# Kite in a Square

## Problem

*Kite in a Square printable sheet*

ABCD is a square. M is the midpoint of the side AB.

By constructing the lines AC, MC, BD and MD, the blue shaded quadrilateral is formed:

**What fraction of the total area is shaded?**

Once you have had a think about this, you might like to take a look at these three different methods for finding the shaded area. In each case, all the statements have been muddled up. Can you rearrange them back into their original order?

*Thanks to Jerome Foley for drawing our attention to this problem.*

*We are very grateful to the Heilbronn Institute for Mathematical Research for their generous support for the development of this resource.*

## Getting Started

For Coordinates approach:

- what are the equations of the lines?
- where do they intersect?

For Similar Figures approach:

- which angles are the same?
- what lengths do we know?

For Pythagoras approach:

- where are the right angles?
- what lengths do we know?

## Student Solutions

Viola from St George's British International School, Rome in Italy sent in this elegant method:

However, Viola has assumed that the vertices of the kite are $\frac12$ and $\frac23$ of the way up the whole square - which might not be true! Zach from Pate's Grammar School in England and Raquel from IES Maximo Laguna in Spain both proved that it *is* true using coordinates. Below is Raquel's proof that the vertices of the kite are $\frac12$ and $\frac23$
of the way up the whole square:

Raquel used this fact to complete a different elegant method:

Zach also used coordinates, but Zach worked with a square with sides 10 units long, instead of 1 unit long. Zach also used a different method. Zach began by defining some lengths as $X, Y$ and $Z$:

Zach went on to find equations for the lines and line segments. Be careful - sometimes $X$ and $Y$ refer to the coordinates, and sometimes they refer to the lengths defined above.

Rishik K used the three appoaches linked in the problem to compare three different methods. This is Rishik's work:

I enjoyed solving this problem using all the approaches and I believe that they were all smart and interesting methods to work out the shaded area. But I liked the similar figure approach because it was the simplest out of the three and the quote “*Mathematics is for lazy people*” clearly explains the reason I liked this certain approach.

Pythagoras Approach

Coordinates approach

Similar figures approach

## Teachers' Resources

### Why do this problem?

Students often find geometric proofs quite intractable. In this problem, three different ways of proving the same result are presented, jumbled up, so that students can engage with the proofs without having to start from scratch.

### Possible approach

*This printable worksheet may be useful: Kite in a Square**These printable cards for sorting may be useful: Coordinates, Similar Triangles, Pythagoras*

Show the image from the problem.

"ABCD is a square. M is the midpoint of AB. What fraction of the total area is shaded?"

Give students some time to have a go at the problem. While they are working, circulate and see the methods they are trying.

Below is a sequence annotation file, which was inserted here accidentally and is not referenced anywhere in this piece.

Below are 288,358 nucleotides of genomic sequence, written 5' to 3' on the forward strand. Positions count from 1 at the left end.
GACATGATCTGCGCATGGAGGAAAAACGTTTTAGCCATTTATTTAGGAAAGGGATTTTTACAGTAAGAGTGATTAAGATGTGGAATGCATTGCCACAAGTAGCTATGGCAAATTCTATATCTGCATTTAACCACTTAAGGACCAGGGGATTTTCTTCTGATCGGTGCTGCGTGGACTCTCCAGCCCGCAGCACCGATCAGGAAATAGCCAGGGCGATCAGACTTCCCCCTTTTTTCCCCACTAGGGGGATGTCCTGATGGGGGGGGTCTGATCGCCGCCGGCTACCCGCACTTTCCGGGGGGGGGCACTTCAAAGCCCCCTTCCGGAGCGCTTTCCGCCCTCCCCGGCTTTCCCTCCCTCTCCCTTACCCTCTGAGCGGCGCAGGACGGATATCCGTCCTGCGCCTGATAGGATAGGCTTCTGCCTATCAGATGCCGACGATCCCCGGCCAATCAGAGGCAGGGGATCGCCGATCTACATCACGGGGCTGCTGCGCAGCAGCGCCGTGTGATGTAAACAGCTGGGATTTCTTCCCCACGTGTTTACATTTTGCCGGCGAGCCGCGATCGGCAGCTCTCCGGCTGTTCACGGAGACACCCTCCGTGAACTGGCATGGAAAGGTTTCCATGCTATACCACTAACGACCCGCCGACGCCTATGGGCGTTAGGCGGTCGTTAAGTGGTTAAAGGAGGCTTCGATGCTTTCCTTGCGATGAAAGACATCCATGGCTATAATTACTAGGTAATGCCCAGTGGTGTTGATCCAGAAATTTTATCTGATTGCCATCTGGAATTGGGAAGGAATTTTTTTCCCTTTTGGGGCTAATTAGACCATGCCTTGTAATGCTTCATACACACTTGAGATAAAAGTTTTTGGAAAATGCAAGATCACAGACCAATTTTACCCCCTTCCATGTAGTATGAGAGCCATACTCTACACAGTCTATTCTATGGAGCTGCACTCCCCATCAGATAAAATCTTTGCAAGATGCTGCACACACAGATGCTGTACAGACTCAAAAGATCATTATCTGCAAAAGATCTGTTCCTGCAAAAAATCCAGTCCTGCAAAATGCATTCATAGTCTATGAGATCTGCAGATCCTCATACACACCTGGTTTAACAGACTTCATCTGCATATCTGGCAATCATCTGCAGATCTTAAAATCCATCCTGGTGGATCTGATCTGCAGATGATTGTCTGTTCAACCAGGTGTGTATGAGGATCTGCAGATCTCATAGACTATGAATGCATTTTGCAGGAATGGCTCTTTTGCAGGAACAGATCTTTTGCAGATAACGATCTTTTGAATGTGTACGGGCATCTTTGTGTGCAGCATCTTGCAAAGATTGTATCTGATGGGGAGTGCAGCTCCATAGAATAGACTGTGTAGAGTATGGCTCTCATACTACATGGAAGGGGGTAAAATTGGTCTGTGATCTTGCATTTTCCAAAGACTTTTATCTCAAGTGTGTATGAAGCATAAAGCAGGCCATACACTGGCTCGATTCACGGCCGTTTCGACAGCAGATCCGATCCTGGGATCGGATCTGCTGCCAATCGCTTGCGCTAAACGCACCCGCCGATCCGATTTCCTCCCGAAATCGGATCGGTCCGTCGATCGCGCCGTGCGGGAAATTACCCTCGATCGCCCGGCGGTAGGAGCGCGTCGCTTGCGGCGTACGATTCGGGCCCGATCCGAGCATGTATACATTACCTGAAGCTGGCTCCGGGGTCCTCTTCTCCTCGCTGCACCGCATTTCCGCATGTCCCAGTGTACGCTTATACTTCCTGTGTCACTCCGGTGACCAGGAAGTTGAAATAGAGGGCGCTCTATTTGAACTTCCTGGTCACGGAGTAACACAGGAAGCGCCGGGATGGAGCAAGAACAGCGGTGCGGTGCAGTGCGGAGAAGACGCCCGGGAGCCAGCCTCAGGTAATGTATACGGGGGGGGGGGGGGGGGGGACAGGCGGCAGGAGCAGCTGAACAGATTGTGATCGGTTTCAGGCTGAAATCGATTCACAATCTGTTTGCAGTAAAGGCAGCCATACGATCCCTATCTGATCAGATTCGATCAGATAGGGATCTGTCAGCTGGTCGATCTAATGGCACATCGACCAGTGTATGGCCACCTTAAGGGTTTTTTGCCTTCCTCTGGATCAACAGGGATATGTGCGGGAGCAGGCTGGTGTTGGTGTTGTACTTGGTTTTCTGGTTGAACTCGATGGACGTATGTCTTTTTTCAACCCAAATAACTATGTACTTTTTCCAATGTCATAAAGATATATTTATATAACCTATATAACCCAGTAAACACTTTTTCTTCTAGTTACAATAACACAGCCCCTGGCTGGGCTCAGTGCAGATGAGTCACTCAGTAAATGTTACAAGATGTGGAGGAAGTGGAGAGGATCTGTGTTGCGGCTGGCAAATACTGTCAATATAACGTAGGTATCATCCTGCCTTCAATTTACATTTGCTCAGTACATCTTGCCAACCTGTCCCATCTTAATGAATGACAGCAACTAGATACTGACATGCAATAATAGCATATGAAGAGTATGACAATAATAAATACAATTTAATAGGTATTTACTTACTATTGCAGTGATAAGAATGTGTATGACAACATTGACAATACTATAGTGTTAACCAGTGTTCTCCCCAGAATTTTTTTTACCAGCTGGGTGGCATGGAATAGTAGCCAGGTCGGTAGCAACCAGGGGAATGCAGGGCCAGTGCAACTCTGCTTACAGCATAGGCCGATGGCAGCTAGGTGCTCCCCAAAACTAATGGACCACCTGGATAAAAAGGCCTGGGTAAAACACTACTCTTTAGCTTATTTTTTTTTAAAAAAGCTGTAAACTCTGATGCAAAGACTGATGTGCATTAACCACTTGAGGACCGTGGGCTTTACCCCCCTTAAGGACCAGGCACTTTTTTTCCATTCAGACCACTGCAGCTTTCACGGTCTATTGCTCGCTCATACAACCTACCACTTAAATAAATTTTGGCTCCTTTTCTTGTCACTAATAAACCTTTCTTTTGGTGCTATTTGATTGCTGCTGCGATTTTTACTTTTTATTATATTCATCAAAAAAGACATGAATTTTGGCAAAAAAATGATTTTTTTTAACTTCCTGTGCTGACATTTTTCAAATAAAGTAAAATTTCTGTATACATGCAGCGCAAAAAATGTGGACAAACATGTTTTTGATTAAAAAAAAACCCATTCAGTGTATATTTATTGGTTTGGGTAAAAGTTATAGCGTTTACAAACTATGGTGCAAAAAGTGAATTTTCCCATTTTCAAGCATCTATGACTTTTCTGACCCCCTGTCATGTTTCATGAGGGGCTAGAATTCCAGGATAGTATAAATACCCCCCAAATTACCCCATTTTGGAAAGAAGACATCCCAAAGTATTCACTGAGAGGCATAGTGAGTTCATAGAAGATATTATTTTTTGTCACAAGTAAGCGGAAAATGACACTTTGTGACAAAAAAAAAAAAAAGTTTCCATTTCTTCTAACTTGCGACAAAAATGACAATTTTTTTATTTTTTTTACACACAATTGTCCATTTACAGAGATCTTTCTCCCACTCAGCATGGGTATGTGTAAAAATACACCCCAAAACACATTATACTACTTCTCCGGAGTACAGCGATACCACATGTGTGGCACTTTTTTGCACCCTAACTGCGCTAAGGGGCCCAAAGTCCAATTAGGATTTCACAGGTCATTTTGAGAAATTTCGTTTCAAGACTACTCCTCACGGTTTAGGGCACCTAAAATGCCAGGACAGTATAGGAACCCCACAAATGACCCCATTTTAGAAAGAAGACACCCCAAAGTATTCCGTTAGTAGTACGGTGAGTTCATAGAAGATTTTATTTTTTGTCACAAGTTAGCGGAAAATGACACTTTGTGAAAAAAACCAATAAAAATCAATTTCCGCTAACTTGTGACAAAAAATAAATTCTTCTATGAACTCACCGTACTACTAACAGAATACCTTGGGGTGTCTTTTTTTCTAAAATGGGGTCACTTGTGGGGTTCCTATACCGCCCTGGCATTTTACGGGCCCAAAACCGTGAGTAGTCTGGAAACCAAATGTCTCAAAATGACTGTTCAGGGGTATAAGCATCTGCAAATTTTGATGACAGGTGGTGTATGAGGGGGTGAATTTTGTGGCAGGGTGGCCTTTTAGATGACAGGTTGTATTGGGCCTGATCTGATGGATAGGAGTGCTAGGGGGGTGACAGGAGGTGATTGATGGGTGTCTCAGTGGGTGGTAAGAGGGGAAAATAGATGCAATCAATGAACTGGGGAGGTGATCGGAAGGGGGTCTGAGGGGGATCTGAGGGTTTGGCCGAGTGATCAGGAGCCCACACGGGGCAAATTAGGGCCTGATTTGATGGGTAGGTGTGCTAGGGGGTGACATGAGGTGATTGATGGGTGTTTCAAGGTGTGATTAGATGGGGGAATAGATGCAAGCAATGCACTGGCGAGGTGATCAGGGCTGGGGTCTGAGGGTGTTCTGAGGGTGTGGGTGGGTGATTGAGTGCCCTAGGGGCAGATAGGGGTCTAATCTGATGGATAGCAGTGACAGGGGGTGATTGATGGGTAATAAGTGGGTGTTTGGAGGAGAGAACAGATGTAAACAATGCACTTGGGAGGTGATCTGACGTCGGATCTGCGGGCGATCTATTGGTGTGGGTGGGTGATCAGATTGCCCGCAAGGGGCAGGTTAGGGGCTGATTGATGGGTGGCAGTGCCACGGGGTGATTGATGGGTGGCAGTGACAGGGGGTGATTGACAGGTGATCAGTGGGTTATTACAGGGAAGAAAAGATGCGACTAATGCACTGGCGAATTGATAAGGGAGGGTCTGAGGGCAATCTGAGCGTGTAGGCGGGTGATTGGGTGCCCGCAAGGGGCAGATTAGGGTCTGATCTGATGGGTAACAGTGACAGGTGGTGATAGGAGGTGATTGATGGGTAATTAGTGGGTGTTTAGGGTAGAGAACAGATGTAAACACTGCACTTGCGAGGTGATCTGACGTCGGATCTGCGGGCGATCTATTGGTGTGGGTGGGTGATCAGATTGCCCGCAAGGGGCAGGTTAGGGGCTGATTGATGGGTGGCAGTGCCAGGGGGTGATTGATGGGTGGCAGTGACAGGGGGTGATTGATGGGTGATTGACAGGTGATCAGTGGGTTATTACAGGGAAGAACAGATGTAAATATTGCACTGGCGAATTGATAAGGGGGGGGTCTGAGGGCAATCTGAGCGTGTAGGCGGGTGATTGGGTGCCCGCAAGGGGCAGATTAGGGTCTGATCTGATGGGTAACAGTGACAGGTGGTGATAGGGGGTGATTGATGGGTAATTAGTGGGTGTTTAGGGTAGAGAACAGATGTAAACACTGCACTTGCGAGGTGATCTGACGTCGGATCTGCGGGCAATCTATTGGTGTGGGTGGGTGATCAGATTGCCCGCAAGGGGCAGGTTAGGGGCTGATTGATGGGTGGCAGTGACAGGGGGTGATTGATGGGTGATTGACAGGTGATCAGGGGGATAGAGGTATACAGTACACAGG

After a while, bring the class together again and acknowledge that the answer may not be immediately obvious.

"I've been given the methods used by three different people. Unfortunately each method has got jumbled up. Can you put the statements in the right order to build a logical argument?"

Hand out envelopes with each method (Coordinates, Similar Triangles, Pythagoras) to pairs or threes. Coordinates is the most accessible method, and Pythagoras the most
challenging. *It is a good idea to print each method on different coloured card to avoid them getting muddled up.*

"With your partner, make sense of each step and put the cards in the right order.

Make sure you agree with each other, or that you can convince each other, that the order is right.

Once you've completed the task, can you recreate each method for your partner without looking at the cards?"

Once students have spent enough time engaging with the three methods, making sense of them and recreating them for themselves, bring the class together. Invite pairs students to present each method to the class, and finally discuss the merits and disadvantages of each.

The interactive proof sorters which are available can be used as an alternative to the printable cards, or for students to check their suggested arrangements of the cards.

### Key questions

For Coordinates method:

- what are the equations of the lines?
- where do they intersect?

For Similar Figures method:

- which angles are the same?
- what lengths do we know?

For Pythagoras method:

- where are the right angles?
- what lengths do we know?

### Possible support

Start by drawing a square on dotty paper (2 by 2 to start with) and explain that vertices and mid-points can be joined with straight lines.

Challenge students to find the different fractions of the square that can be shaded.

Possible extension

Enclosing Squares offers a follow-up activity linked to Coordinates.

Take a Square offers a follow-up activity linked to Similar Figures.

Pythagoras Proofs offers a follow-up activity linked to Pythagoras.